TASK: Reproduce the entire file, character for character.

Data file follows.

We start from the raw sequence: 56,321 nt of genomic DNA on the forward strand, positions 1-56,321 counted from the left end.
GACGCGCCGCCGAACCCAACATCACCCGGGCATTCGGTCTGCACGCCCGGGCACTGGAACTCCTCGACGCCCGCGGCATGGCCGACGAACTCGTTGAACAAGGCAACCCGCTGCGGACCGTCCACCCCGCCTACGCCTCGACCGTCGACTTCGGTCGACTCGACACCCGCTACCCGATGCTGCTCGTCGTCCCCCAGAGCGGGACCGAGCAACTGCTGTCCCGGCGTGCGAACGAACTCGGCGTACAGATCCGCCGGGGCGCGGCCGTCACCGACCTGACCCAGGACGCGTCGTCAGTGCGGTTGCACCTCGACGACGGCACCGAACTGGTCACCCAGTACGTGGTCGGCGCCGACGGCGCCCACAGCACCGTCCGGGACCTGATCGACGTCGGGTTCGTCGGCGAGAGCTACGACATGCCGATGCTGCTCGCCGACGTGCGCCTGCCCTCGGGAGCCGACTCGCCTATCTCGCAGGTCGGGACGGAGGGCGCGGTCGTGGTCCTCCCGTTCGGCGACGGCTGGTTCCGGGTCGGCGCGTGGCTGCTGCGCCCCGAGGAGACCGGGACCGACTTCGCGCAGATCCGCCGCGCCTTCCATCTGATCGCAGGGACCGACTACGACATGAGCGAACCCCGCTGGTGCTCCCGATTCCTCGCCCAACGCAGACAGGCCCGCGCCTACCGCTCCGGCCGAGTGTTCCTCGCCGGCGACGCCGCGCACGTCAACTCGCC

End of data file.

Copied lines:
We start from the raw sequence: 56,321 nt of genomic DNA on the forward strand, positions 1-56,321 counted from the left end.
GACGCGCCGCCGAACCCAACATCACCCGGGCATTCGGTCTGCACGCCCGGGCACTGGAACTCCTCGACGCCCGCGGCATGGCCGACGAACTCGTTGAACAAGGCAACCCGCTGCGGACCGTCCACCCCGCCTACGCCTCGACCGTCGACTTCGGTCGACTCGACACCCGCTACCCGATGCTGCTCGTCGTCCCCCAGAGCGGGACCGAGCAACTGCTGTCCCGGCGTGCGAACGAACTCGGCGTACAGATCCGCCGGGGCGCGGCCGTCACCGACCTGACCCAGGACGCGTCGTCAGTGCGGTTGCACCTCGACGACGGCACCGAACTGGTCACCCAGTACGTGGTCGGCGCCGACGGCGCCCACAGCACCGTCCGGGACCTGATCGACGTCGGGTTCGTCGGCGAGAGCTACGACATGCCGATGCTGCTCGCCGACGTGCGCCTGCCCTCGGGAGCCGACTCGCCTATCTCGCAGGTCGGGACGGAGGGCGCGGTCGTGGTCCTCCCGTTCGGCGACGGCTGGTTCCGGGTCGGCGCGTGGCTGCTGCGCCCCGAGGAGACCGGGACCGACTTCGCGCAGATCCGCCGCGCCTTCCATCTGATCGCAGGGACCGACTACGACATGAGCGAACCCCGCTGGTGCTCCCGATTCCTCGCCCAACGCAGACAGGCCCGCGCCTACCGCTCCGGCCGAGTGTTCCTCGCCGGCGACGCCGCGCACGTCAACTCGCC